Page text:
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Should Contact Centers Handle Social Media Transactions?

I know I should wait until the end of this column to give the answer. I should build an argument, and then present the punch line. Instead, I am going to give a one-word answer and explain why there are no viable alternatives. The answer is clear, particularly for organizations that generate a large volume of social media discussions.

The answer is ……..YES!!!….. Contact centers (or, customer service departments) should be the group primarily responsible for handling social media interactions; not because all discussions are service-related (although a large percentage are), but because the contact center is the only department in most organizations capable of managing large volumes of interactions on a timely basis. While there are very significant differences between social media interactions and phone calls (or even emails), there are also striking similarities, including:

  1. The volume of interactions is high and fluctuates
  2. The interactions have to be handled in real time (or near-real time)
  3. Interactions should be handled within a pre-defined service level in order to preserve the opportunity to make a positive impact or favorably influence the outcome and market perception
  4. Topics can be about anything the company does
  5. The interaction volume drives the need for a staff that is dedicated to the function
  6. Interactions should be handled by well-trained employees who are familiar with the company’s products, services, policies and are effective communicators
  7. There must be a way to route ongoing discussions back to the same agent or representative
  8. All interactions should be logged, tracked and tied together to understand the entire “customer journey”
  9. The feedback should be analyzed, and trends identified and communicated throughout the organization
  10. There needs to be an established process for communicating issues on a timely basis throughout the company
  11. Answers provided by the social media team must be consistent with answers provided by the contact center/customer service team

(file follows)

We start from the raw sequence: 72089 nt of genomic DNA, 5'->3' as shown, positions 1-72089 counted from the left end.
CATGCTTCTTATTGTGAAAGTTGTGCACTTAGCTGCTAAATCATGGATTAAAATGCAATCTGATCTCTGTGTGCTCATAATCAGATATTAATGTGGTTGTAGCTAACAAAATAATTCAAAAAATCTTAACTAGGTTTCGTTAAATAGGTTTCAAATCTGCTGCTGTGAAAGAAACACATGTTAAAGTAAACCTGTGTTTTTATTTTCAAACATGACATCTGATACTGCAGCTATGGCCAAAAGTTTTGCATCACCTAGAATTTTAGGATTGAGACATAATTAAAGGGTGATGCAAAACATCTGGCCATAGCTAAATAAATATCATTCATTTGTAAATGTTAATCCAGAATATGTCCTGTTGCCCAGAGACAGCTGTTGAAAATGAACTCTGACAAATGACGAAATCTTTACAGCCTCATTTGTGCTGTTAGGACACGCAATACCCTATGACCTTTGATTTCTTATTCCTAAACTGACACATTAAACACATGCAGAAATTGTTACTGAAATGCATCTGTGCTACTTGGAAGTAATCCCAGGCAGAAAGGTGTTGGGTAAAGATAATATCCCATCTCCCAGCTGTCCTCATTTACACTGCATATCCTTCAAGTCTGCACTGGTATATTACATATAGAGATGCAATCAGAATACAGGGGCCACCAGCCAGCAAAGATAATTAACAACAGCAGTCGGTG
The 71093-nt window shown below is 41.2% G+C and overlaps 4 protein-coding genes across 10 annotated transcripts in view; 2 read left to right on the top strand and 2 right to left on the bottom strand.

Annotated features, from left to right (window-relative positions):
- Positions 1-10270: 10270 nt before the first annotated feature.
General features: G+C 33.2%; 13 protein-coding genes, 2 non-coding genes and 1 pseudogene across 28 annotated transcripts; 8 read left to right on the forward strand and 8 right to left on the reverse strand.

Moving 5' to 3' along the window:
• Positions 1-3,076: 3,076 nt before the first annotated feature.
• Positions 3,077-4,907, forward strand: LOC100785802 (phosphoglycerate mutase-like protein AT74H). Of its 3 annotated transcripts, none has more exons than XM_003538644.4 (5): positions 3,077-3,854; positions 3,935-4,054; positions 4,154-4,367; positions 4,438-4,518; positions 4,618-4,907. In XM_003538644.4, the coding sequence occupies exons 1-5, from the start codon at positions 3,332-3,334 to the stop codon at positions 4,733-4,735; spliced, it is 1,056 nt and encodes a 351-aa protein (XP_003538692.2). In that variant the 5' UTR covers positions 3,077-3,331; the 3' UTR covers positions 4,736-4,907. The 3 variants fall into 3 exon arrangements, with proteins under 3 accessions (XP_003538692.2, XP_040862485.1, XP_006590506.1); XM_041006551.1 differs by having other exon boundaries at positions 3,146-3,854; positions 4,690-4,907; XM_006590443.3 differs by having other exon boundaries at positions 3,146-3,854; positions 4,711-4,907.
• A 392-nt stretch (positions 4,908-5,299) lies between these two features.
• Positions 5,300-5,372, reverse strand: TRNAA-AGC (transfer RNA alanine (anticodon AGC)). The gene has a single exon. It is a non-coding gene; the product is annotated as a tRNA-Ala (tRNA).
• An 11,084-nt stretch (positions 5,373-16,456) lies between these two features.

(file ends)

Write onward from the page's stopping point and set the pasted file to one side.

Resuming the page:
12. Quality assurance should be performed on these interactions to ensure that responses are accurate and contribute to building the brand
  13. It is essential to take advantage of the right technology and tools

This list could go on and on, but I think the point is clear. Marketing departments that want to “own” the social media channel, because they rightfully see it as a way to build their brand, should take a close look at these requirements and decide if they have the knowledge, skills and resources to handle the job. While there may be one or two exceptions, they generally don’t have what it takes, nor should they be expected to, as marketing is responsible for strategically building and managing the brand, not responding to every customer interaction. Instead of taking on a new task (or retaining one) that has already overwhelmed many marketing groups, they should work closely with their contact center/customer service team to train them to build their company’s social media persona. What I am proposing is a true partnership between marketing and customer service/contact center departments, something that will benefit customers and the enterprise.

In a recently published DMG Consulting benchmark report that analyzed the impact of social media on customer service organizations, I wrote: “In the near future, all organizations will have to address social media. It will become the second most important servicing channel, whether companies are ready for it or not, because it is a very comfortable way for a growing percentage of the population to communicate.” Phone calls are not going away anytime soon, but social media interactions are rapidly picking up momentum. DMG recommends that you prepare for this trend by building (or enhancing) your enterprise social media strategy so that it properly addresses the servicing challenge. Social media is about engagement, and this requires you to meet your customers/prospects/public in their channel of choice and in their desired time frame. Too many companies have already seen that this is easier said than done. DMG recommends that you build a social media servicing infrastructure before your inaction and inability to effectively respond to the needs of your customers result in a social media “fail”.

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Ask the Experts

Question:
What are the most common “vital few” key performance indicators (KPIs) that I should use for my technical support center?

Answer:
Technical support centers need accurate metrics and KPIs to consistently measure the performance of their department and each employee. The data from these metrics must be accurate, timely and actionable so that they can be used to identify issues and improve the performance of the department on an ongoing basis. DMG recommends that companies measure a small number of KPIs that address customer experience, productivity, quality, and cost. The KPIs to start with are:

  1. Transaction volumes (calls, emails, IM/chats, collaboration sessions, etc.)
  2. Basic call detail report – average talk time (ATT), average wait time (AWT), average hold time (AHT), abandonment rates, transfers, holds
  3. First contact resolution (FCR) rate
  4. Number of cases opened and closed
  5. Aging report
  6. Escalations
  7. Dispatch requests
  8. Customer satisfaction scores
  9. Quality assurance scores
  10. Training by employee
  11. Call trends
  12. Average cost per call and for each type of inquiry

DMG Consulting LLC is a leading independent research, advisory and consulting firm specializing in unified communications, contact centers, back-office and real-time analytics. Learn more at www.dmgconsult.com.